John, a Kindle using e-ink technology (rather than a backlit computer-type screen on the Kindle Fire or other tablets) is actually easier on the eyes than print. I suffer from chronic dry eye and eye strain (I’m a proofreader and even that work has moved to the computer screen), and I’ve had to be very careful about eye strain issues, including reading. I’ve found that, even though print doesn’t have glare, it does have shadow issues (the pages don’t lay flat) and font size issues that contribute to eye strain. On an e-ink Kindle, you can adjust the font and the font size, a godsend for those of us with eye strain issues. Some days I can handle a smaller font size, but on high eye strain days, I can increase the font size and read FAR more easily than reading a print book. I adore my print books, but sometimes I’ll buy a print edition and still buy or borrow the Kindle edition for actual reading! Don’t knock it till you’ve tried it! –From someone who’s been there and won’t go back!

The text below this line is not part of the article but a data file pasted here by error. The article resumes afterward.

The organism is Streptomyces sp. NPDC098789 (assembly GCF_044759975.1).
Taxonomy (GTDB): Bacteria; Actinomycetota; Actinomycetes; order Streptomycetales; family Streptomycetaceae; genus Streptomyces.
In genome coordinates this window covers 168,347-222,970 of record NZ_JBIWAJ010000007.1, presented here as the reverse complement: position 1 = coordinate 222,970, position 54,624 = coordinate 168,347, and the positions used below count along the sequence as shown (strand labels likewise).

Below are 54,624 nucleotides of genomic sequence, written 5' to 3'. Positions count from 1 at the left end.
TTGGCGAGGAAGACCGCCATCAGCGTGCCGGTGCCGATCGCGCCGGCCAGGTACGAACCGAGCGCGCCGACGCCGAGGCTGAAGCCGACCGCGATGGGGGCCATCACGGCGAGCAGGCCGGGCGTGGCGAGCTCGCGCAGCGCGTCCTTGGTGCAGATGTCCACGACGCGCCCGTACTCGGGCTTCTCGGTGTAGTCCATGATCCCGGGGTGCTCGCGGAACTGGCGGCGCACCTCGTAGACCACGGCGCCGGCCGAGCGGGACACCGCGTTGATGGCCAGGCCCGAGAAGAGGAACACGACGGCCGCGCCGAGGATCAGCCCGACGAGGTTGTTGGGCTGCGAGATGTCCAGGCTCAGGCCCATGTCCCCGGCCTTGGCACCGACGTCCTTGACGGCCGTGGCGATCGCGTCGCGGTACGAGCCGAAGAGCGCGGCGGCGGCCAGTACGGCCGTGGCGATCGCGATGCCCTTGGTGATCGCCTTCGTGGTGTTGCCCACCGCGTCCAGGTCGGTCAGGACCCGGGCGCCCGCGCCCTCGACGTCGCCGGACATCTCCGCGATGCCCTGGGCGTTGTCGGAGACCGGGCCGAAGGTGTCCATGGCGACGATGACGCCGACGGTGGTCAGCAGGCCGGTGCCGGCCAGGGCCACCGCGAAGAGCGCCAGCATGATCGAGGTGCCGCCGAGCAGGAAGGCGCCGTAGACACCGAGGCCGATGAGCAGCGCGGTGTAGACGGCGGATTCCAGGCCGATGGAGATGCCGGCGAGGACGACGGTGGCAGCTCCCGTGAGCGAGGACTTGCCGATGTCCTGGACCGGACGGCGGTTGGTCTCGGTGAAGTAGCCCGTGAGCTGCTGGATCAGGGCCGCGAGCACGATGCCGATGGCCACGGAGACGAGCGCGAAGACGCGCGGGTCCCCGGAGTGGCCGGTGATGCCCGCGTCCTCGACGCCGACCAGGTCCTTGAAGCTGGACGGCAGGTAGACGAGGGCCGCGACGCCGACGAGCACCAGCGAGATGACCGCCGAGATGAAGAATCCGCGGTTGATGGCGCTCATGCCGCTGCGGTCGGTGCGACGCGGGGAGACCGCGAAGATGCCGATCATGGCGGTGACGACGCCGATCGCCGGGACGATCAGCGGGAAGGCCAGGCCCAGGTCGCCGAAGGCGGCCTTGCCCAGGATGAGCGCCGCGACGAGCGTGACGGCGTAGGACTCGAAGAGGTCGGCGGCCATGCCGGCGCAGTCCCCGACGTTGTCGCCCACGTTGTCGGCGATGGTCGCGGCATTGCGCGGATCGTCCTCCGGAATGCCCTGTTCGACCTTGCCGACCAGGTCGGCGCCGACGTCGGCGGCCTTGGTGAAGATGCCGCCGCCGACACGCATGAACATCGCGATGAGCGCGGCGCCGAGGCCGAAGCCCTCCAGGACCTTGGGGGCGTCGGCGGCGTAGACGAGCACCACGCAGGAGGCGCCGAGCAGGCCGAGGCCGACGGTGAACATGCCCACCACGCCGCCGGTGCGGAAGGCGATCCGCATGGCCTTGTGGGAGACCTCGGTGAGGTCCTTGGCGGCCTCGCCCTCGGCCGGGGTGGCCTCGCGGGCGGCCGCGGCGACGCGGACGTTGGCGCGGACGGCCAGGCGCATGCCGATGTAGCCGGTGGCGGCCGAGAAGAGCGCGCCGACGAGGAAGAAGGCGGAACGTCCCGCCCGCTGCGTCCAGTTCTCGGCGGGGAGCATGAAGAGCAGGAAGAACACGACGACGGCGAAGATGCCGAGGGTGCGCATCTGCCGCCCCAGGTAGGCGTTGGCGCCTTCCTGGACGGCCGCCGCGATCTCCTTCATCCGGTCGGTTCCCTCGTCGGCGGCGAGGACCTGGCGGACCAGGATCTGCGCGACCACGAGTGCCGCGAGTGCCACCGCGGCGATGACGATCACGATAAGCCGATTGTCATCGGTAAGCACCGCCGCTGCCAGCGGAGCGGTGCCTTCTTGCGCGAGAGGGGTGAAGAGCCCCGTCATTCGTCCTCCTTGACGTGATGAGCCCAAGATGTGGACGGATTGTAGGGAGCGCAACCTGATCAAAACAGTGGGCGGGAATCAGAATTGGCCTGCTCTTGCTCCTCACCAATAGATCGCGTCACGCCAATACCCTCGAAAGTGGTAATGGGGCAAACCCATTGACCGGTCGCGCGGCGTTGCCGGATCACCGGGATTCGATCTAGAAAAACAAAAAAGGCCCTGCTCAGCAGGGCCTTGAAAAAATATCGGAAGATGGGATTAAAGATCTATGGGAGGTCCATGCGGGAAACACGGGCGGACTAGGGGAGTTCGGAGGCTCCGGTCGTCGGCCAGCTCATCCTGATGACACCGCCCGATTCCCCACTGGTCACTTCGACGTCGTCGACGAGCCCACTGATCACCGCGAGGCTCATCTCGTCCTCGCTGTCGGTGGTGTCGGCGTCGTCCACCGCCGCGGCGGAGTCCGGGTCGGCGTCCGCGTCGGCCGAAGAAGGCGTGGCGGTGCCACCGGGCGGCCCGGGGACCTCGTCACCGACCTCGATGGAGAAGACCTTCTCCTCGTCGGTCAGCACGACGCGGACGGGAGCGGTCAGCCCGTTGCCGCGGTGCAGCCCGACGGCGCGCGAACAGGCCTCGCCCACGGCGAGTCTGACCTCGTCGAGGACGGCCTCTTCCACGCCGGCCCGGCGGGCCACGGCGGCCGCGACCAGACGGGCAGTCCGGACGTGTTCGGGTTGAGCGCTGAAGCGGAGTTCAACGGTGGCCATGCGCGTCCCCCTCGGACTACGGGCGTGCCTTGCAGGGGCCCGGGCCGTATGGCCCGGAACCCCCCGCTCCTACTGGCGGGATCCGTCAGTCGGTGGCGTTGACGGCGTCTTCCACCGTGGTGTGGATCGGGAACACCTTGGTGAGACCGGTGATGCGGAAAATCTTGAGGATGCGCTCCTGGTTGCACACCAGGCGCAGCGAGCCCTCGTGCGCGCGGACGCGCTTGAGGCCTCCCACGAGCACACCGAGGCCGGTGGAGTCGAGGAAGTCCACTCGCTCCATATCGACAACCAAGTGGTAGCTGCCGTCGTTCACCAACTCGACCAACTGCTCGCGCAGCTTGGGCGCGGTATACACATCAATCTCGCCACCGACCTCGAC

Linda M Au recently posted…Phobias I have known and loved

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    5 John Soares August 26, 2013 at 7:20 AM

    Linda, thanks for the info on the e-ink technology. I may actually purchase a Kindle soon.
    John Soares recently posted…Find Your Freelance Writing Niches with This New Course

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    6 Ron August 29, 2013 at 9:53 AM

    My daughter told me about a download that adjusts the brightness on your screen as the light in the room increases/decreases and I downloaded it and it has done wonders! I have an online business so am in front of the computer 10-12 hrs a day so definitely needed something! I can’t remember the name of it but it is free and I am sure if you do a search you will find it. Thanks for the other tips! We keep our shades drawn as there are windows all around from West to South.

    Reply

    7 Foodie India August 19, 2013 at 8:44 AM

    Twitter: @IndiaFoodTour

    Wearing glasses for people who are not used to them is a big hassle and sometimes expensive. Some people used to put some kind of filtering screen on their old CRT monitors. With LCD monitors, those screens have become obsolete but the eye strain has decreased only marginally.

    Reply

    8 Tom Bentley August 19, 2013 at 8:53 AM

    Twitter: @bentguy1